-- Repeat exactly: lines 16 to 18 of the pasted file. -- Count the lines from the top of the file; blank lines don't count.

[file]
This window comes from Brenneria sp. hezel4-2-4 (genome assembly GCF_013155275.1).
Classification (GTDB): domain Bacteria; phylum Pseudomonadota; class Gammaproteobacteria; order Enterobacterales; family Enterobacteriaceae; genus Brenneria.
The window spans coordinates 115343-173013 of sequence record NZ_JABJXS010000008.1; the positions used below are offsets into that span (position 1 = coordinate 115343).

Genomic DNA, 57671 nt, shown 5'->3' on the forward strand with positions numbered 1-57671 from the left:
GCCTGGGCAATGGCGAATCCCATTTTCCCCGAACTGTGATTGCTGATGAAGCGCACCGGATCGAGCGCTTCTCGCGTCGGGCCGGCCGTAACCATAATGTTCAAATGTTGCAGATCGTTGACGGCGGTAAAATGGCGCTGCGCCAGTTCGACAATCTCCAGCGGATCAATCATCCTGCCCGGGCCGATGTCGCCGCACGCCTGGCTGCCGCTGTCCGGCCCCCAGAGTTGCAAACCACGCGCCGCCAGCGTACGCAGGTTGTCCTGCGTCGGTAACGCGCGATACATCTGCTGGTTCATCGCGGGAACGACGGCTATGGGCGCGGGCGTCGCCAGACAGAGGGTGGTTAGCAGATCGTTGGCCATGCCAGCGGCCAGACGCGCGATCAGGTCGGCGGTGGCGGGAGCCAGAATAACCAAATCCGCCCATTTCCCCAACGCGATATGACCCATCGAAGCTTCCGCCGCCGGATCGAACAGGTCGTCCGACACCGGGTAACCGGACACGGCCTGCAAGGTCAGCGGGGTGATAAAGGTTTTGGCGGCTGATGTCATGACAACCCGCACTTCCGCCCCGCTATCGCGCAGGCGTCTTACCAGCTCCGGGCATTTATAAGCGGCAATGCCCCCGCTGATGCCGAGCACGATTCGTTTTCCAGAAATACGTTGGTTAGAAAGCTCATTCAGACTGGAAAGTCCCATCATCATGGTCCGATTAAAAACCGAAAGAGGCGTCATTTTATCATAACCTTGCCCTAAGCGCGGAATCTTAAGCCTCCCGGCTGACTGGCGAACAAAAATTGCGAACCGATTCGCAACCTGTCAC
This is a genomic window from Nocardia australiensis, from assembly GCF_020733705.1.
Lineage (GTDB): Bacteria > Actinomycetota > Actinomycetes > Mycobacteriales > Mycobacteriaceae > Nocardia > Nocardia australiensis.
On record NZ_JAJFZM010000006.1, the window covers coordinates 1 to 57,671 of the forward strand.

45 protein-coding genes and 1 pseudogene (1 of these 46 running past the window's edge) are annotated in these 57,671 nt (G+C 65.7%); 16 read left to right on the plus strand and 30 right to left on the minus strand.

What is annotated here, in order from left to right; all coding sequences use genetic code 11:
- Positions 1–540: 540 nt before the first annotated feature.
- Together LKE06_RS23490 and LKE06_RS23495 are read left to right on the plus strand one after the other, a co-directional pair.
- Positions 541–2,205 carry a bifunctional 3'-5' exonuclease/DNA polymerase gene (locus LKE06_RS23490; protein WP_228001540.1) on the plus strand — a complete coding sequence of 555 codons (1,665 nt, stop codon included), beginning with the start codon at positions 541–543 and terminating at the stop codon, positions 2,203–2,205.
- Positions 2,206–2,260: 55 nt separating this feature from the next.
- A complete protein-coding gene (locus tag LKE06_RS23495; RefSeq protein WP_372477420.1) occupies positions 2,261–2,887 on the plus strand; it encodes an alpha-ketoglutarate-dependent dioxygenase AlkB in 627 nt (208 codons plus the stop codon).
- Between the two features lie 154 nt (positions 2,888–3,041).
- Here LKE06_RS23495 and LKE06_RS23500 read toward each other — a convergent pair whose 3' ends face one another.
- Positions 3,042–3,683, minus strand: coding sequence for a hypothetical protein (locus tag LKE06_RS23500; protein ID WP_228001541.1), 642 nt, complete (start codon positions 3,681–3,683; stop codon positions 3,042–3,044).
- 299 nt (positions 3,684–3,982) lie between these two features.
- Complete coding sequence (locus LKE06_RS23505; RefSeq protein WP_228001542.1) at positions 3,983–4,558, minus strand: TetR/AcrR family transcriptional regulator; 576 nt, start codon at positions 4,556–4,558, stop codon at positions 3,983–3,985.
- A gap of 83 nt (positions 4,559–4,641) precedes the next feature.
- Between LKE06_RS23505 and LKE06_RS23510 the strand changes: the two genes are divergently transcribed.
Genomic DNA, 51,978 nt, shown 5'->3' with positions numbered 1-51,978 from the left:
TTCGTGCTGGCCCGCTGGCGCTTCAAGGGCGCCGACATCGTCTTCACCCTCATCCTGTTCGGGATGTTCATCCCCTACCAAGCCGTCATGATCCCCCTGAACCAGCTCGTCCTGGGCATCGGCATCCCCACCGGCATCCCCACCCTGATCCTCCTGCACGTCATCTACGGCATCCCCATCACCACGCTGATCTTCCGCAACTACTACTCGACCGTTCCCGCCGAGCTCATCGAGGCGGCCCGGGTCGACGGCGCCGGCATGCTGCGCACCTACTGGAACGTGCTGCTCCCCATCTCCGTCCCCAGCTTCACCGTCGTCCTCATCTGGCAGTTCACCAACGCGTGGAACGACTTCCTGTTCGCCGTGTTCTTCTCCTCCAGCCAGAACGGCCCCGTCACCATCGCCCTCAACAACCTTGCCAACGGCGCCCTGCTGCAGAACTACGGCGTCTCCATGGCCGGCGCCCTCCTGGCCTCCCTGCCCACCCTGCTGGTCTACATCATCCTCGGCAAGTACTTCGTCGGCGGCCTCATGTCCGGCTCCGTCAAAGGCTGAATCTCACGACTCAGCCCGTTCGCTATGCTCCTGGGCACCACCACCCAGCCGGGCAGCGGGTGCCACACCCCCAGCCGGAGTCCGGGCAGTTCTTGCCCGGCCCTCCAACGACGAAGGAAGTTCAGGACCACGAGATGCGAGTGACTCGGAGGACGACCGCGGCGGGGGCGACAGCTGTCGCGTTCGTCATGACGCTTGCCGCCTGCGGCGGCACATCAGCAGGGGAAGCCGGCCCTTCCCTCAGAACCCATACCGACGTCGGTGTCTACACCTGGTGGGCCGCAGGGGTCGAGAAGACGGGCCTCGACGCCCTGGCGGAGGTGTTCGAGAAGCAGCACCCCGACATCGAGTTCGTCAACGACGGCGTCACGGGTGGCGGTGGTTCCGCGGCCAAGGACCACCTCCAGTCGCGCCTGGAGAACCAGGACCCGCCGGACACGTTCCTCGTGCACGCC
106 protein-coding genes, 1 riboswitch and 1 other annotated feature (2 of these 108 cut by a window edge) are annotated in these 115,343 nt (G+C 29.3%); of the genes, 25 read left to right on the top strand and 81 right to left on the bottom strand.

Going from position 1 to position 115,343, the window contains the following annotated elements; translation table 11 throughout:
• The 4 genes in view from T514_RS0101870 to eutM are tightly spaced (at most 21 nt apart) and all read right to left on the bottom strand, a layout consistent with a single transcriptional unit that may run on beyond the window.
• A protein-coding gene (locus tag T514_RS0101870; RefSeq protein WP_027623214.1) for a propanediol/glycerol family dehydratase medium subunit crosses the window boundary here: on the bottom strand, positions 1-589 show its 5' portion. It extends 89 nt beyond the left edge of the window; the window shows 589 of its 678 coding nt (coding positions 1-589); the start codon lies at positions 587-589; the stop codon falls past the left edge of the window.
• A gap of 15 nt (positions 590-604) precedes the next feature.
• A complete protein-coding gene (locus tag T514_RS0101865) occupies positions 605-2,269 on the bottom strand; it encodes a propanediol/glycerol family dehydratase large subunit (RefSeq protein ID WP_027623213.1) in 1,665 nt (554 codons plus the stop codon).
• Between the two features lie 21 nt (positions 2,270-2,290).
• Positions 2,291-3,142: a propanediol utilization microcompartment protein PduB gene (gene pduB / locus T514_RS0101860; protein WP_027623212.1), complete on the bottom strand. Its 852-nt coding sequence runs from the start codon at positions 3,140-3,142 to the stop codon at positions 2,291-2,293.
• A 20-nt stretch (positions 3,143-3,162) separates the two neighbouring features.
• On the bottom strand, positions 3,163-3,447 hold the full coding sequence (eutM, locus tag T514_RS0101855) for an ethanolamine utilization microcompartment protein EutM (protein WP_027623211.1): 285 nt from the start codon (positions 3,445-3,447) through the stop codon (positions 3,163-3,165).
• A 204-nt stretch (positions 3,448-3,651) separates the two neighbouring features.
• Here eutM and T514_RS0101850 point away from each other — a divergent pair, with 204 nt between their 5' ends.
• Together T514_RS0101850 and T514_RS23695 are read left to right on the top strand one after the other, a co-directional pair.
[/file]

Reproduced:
- Between the two features lie 154 nt (positions 2,888–3,041).
- Here LKE06_RS23495 and LKE06_RS23500 read toward each other — a convergent pair whose 3' ends face one another.
- Positions 3,042–3,683, minus strand: coding sequence for a hypothetical protein (locus tag LKE06_RS23500; protein ID WP_228001541.1), 642 nt, complete (start codon positions 3,681–3,683; stop codon positions 3,042–3,044).